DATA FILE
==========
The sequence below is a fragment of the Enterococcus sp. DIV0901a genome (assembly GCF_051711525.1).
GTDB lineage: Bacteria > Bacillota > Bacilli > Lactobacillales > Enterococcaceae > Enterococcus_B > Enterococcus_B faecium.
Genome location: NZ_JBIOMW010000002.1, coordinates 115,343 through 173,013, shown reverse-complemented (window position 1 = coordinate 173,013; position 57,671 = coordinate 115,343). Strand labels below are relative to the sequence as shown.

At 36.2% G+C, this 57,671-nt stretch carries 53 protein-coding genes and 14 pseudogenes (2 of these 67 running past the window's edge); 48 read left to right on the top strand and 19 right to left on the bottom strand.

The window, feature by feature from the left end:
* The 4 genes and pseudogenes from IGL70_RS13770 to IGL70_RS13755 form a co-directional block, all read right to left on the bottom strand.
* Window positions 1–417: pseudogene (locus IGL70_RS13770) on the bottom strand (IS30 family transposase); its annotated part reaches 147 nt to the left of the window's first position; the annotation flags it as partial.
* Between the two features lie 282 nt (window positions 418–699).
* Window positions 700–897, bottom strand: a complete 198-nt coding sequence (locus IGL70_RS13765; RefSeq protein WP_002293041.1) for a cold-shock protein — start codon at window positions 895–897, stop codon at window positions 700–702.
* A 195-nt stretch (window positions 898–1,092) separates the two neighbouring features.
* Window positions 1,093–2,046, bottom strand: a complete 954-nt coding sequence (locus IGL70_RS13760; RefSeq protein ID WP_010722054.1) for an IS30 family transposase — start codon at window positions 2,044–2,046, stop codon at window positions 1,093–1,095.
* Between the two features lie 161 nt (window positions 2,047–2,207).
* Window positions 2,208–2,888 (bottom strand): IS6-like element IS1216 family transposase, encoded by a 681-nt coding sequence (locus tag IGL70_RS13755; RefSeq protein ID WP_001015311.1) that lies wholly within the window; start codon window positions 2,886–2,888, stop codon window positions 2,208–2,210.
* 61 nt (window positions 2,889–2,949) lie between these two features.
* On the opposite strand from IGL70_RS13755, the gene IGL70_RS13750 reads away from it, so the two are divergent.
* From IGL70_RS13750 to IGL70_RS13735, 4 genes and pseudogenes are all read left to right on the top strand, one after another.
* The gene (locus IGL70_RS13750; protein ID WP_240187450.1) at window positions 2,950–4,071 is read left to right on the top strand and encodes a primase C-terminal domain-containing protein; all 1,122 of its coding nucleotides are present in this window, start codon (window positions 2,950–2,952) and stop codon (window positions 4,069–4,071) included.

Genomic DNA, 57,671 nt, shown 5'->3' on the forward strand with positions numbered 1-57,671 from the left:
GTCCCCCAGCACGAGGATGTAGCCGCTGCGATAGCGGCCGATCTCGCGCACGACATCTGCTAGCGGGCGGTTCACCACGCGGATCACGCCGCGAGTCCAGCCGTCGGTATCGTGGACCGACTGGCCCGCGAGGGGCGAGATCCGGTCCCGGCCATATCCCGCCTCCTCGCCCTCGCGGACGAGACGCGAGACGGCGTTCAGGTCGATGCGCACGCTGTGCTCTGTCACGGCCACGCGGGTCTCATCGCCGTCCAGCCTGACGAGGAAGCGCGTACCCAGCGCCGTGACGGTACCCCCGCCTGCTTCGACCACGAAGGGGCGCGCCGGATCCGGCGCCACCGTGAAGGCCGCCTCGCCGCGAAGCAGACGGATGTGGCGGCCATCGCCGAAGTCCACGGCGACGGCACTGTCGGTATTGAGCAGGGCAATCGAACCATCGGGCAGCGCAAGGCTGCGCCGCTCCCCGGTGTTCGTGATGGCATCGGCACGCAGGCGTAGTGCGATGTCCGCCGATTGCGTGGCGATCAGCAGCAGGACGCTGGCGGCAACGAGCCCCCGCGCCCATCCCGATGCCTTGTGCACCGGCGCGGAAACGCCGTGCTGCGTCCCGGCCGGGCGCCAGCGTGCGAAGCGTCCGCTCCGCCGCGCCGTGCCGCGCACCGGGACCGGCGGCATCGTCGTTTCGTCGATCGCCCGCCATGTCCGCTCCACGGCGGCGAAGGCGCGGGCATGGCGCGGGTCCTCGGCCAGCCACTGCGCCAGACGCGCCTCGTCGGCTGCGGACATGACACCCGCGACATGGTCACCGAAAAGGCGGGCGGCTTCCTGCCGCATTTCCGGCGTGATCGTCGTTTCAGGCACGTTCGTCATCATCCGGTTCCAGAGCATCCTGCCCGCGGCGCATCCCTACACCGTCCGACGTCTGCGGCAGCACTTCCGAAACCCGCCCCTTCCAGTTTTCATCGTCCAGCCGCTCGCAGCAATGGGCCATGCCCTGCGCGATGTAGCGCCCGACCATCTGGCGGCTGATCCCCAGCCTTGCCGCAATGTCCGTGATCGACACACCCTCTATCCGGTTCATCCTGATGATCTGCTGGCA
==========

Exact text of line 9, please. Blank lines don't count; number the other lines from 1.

* Window positions 700–897, bottom strand: a complete 198-nt coding sequence (locus IGL70_RS13765; RefSeq protein WP_002293041.1) for a cold-shock protein — start codon at window positions 895–897, stop codon at window positions 700–702.